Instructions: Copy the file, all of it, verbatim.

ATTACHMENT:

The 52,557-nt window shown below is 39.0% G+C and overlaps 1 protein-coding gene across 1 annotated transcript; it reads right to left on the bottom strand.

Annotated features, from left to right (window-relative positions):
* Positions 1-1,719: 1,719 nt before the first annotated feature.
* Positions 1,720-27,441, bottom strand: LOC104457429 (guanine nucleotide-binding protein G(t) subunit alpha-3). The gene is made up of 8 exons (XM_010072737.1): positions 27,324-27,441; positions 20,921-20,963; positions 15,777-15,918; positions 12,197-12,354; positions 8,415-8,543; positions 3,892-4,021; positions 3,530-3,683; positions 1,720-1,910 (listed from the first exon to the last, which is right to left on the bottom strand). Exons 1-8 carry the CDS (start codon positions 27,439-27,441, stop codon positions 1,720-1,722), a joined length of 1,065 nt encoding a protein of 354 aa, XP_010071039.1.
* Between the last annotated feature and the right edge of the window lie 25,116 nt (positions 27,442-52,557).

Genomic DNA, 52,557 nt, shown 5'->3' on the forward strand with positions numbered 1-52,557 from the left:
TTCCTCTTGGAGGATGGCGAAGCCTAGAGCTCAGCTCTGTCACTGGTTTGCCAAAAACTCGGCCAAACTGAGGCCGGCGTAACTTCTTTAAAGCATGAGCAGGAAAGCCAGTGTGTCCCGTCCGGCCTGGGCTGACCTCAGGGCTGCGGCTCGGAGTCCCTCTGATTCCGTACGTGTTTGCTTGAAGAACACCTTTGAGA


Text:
The 52,557-nt window shown below is 39.0% G+C and overlaps 1 protein-coding gene across 1 annotated transcript; it reads right to left on the bottom strand.

Annotated features, from left to right (window-relative positions):
* Positions 1-1,719: 1,719 nt before the first annotated feature.
* Positions 1,720-27,441, bottom strand: LOC104457429 (guanine nucleotide-binding protein G(t) subunit alpha-3). The gene is made up of 8 exons (XM_010072737.1): positions 27,324-27,441; positions 20,921-20,963; positions 15,777-15,918; positions 12,197-12,354; positions 8,415-8,543; positions 3,892-4,021; positions 3,530-3,683; positions 1,720-1,910 (listed from the first exon to the last, which is right to left on the bottom strand). Exons 1-8 carry the CDS (start codon positions 27,439-27,441, stop codon positions 1,720-1,722), a joined length of 1,065 nt encoding a protein of 354 aa, XP_010071039.1.
* Between the last annotated feature and the right edge of the window lie 25,116 nt (positions 27,442-52,557).

Genomic DNA, 52,557 nt, shown 5'->3' on the forward strand with positions numbered 1-52,557 from the left:
TTCCTCTTGGAGGATGGCGAAGCCTAGAGCTCAGCTCTGTCACTGGTTTGCCAAAAACTCGGCCAAACTGAGGCCGGCGTAACTTCTTTAAAGCATGAGCAGGAAAGCCAGTGTGTCCCGTCCGGCCTGGGCTGACCTCAGGGCTGCGGCTCGGAGTCCCTCTGATTCCGTACGTGTTTGCTTGAAGAACACCTTTGAGA